As a parameter is adjusted, not only does the graphical display alter, but the numerical readout doubles in size to make it clear just what is being altered. Some values are accurately scaled (delay times in mS for example), but most are arbitrary 1‑10 or 1‑100 values. A 'Preview' button replays a rather crude sample of a snare drum to assist in adjusting program parameters by ear. However, the sample is extraordinarily noisy, making it rather difficult to assess the early reflections in the reverb programs. A good idea, but badly implemented, I'm afraid.
The 20‑page user manual is sensibly brief and so stands a good chance of being read! However, anyone with even a rudimentary understanding of what multi‑effects machines are about will rarely need to refer to it other than for the occasional utility function. In fact, there are only three menu pages of utilities anyway, which are all pretty obvious. They include facilities for setting the MIDI channel, whether the dry signal should be mixed with the processed signal or not, adjusting the display contrast, allocating functions to the footswitch, and resetting the factory presets.
The remaining buttons are just as intuitive. The first (labelled Program) simply recalls the main configuration display, allowing the preset program to be changed. The adjacent button (Configuration) allows the DSP configuration to be altered for users who have a specific processing structure in mind. Alternatively, users can scroll through the presets to find a ready‑made program which is close to their needs, and then alter the algorithms and parameters from there.
A button labelled EQ/Gate toggles between the equaliser and noise gate function. The EQ is a three‑band affair with top and bottom shelf responses (+/‑ 12dB range) and a parametric mid‑band with the same boost/cut plus an adjustable centre frequency accurately scaled between 25Hz and 20kHz. The simple noise gate provides threshold and release parameters.
Next to the EQ/Gate button is the Utility facility, followed by the Preview button to fire off the drum sample as already mentioned. Finally, the last two buttons store a modified program setting and bypass the signal processing.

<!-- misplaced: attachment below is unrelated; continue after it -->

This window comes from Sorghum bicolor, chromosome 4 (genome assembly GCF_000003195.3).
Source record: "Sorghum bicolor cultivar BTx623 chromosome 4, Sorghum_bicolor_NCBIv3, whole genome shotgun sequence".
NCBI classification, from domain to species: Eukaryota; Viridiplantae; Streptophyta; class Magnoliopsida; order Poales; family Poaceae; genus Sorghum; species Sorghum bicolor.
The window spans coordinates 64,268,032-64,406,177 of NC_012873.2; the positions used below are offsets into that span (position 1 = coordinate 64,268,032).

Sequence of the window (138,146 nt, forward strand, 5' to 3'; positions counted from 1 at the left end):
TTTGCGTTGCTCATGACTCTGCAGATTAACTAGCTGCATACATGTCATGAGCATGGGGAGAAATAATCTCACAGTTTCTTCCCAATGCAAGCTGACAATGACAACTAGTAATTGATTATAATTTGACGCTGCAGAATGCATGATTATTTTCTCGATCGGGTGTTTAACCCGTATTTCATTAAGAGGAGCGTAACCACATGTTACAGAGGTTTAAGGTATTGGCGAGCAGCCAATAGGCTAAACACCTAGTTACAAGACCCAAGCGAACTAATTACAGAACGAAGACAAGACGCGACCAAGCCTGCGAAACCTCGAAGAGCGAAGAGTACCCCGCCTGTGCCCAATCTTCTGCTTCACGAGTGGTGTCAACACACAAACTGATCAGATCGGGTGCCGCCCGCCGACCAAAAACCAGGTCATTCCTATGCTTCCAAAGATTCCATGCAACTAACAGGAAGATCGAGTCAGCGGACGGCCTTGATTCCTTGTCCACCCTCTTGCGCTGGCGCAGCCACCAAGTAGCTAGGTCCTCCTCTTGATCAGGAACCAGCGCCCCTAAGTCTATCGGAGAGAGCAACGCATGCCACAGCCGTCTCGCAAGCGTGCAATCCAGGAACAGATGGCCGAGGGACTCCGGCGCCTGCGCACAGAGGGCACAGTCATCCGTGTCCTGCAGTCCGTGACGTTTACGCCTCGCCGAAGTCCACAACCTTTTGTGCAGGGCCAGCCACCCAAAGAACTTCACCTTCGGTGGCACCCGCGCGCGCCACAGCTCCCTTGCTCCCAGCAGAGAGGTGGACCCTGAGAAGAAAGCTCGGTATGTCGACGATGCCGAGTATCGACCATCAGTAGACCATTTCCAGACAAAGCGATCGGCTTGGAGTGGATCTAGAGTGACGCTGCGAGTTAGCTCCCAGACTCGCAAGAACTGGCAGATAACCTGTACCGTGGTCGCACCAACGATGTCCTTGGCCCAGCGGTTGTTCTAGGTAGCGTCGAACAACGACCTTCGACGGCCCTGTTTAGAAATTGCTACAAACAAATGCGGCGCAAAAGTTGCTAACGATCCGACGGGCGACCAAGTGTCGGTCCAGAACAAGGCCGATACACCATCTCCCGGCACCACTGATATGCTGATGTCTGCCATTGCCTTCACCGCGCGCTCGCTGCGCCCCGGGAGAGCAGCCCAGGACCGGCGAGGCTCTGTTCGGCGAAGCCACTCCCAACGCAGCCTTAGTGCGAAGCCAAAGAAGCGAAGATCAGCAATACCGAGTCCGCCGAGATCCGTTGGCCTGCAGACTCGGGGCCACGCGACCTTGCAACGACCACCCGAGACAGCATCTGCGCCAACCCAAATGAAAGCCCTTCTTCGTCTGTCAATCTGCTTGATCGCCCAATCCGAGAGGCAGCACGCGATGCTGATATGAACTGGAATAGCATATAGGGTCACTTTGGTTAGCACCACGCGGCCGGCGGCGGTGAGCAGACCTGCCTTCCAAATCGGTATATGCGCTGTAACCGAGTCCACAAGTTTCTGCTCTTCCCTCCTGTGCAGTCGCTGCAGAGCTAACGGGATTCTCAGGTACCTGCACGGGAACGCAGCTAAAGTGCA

The S200 seems to have the same families of effects programs as the S100, which are perfectly usable although not the last word in studio quality. The reverbs are typically rather 'metallic' and 'boingy', but will suit hi‑tech music perfectly well. The time delays and related effects (phasing, flanging, chorus and so forth) fare rather better, with some very rich and usable sounds being easily achievable. The Vocoder and Ring Modulator programs are fun to play with and will doubtless find occasional applications somewhere, but the pitch‑shifting and detuning options are best avoided for anything which will remain audible in a mix (unless you like the sound of glitchy pitch‑shifters)!
The S200, while improving significantly on many operational aspects of its junior sibling, doesn't appear to offer anything new in the selection or quality of the effects, and is considerably more expensive. However, it is definitely far easier to use than the S100, and can be recommended on the basis that ergonomics are certainly a very important aspect of a complex machine like this. In terms of sound quality, the S200 is OK, but doesn't excel at anything — there are better affordable reverb units around, for example. Nevertheless, it remains a very flexible machine capable of a very wide range of usable effects, making it a good jack of all trades, even if it is master of none.
Though the S100's 1U‑high front panel features a curved and milled aluminium extrusion identical to the S100's, its user interface is considerably different. The control buttons and large LCD are neatly grouped in the centre of the panel and are much better those of the S100, proving far more intuitive to use. Twelve slimline push buttons in a row beneath the display look similar to the S100's, but there are several subtle changes — for example the four parameter buttons are now directly below the display, and operate as 'soft‑keys' according to labels shown on the LCD. The nicely weighted data input wheel is used to scroll through the various memories and adjust parameters in the usual way, but seems to operate at a fixed speed and resolution.
When I reviewed the S100 back in April, I was concerned that the legends on the push buttons would not survive prolonged use, but the S200's buttons appears to have a tougher paint job! Also, the S100's buttons were not all printed squarely, but I'm pleased to report no such problems with the S200. There were also problems in seeing the semi‑hidden secondary legends below the buttons of the S100, but the introduction of the LCD has allowed these to be dispensed with, making the S200 much quicker, simpler, and above all, more intuitive.
- Attractive design.
- Very flexible DSP configurations.
- Wide range of effects and reverberation programs.
- Excellent ergonomics and clear LCD graphics.
- Effects are competent, but nothing special.
- No mains power switch.
Essentially a re‑engineered version of the S100 multi‑effects processor with a useful range of programs. Offers nothing new in the way of effects, but is a good jack of all trades, and has a very good user interface allowing fast, intuitive operation.